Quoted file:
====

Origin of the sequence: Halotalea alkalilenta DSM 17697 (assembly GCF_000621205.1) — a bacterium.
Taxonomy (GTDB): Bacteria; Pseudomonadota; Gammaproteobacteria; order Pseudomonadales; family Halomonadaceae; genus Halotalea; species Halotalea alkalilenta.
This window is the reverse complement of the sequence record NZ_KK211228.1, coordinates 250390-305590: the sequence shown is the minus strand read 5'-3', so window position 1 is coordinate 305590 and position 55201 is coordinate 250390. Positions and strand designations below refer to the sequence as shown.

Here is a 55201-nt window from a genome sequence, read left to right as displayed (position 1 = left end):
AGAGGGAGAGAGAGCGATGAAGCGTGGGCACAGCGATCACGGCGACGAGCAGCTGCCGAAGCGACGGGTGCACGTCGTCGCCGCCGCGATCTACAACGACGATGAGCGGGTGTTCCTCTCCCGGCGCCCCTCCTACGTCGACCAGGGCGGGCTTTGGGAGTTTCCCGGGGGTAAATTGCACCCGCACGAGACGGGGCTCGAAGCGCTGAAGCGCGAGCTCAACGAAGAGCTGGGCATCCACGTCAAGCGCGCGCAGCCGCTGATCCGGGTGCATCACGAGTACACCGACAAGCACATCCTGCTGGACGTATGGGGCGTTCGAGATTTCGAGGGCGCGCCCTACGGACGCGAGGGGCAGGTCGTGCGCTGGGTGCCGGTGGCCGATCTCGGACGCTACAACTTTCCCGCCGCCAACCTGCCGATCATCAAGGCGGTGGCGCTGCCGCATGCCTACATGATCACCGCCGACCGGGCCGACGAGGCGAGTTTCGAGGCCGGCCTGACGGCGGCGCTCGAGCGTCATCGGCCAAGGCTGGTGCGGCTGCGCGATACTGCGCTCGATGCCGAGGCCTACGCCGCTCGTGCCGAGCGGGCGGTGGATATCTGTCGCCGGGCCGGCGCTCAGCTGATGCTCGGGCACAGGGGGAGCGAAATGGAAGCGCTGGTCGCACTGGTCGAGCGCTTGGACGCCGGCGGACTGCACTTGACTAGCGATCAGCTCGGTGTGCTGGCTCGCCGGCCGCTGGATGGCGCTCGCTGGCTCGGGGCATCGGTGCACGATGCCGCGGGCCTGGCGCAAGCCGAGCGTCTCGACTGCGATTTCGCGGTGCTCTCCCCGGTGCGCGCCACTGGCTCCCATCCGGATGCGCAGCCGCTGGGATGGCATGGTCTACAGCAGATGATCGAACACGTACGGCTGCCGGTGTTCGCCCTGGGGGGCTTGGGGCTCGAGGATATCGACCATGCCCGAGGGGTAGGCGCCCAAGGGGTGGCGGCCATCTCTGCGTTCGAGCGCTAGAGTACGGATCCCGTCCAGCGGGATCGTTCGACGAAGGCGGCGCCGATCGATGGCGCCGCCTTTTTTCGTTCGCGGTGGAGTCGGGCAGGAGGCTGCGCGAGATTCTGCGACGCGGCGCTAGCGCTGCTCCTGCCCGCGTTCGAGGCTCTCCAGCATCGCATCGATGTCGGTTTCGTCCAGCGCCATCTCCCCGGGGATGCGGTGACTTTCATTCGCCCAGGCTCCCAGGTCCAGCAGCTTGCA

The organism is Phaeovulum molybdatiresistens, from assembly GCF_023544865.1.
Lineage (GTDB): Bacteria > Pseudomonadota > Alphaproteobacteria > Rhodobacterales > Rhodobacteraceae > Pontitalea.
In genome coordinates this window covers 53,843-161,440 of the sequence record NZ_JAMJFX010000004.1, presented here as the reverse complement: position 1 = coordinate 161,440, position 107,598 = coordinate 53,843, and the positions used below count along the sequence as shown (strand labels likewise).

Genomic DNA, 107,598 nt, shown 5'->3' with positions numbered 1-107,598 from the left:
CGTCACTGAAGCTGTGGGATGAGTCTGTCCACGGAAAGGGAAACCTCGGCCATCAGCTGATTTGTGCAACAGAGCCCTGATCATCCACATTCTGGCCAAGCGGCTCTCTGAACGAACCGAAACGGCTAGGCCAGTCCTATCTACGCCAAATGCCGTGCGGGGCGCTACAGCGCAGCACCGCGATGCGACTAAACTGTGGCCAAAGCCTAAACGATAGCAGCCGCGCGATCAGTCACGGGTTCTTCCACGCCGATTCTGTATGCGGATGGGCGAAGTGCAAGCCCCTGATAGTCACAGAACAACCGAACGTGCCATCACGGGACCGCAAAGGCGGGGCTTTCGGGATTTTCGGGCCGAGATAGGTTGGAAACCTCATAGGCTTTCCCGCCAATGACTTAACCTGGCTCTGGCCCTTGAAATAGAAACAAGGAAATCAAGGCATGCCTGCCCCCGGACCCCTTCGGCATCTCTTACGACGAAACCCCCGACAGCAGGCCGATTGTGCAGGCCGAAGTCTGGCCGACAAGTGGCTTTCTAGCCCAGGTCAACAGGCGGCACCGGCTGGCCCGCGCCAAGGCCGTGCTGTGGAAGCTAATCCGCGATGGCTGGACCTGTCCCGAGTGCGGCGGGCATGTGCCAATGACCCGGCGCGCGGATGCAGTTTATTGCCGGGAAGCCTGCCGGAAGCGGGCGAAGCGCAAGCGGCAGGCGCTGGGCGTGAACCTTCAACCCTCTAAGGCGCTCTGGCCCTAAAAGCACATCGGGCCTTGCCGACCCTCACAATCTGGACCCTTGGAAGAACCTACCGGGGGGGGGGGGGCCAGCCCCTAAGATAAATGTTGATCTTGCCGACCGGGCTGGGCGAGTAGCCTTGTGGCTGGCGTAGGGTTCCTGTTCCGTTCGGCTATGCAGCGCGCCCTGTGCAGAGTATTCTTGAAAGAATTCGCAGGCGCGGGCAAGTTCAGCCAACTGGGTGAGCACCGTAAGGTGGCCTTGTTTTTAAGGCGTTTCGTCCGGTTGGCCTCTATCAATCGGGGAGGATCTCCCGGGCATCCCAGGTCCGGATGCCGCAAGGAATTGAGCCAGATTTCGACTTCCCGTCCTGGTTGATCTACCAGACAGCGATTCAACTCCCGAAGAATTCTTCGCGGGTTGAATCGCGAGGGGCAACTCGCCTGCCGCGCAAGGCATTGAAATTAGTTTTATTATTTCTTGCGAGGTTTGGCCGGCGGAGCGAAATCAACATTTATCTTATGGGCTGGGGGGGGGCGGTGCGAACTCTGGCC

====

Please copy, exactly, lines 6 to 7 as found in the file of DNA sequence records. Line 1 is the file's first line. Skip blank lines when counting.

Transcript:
The organism is Phaeovulum molybdatiresistens, from assembly GCF_023544865.1.
Lineage (GTDB): Bacteria > Pseudomonadota > Alphaproteobacteria > Rhodobacterales > Rhodobacteraceae > Pontitalea.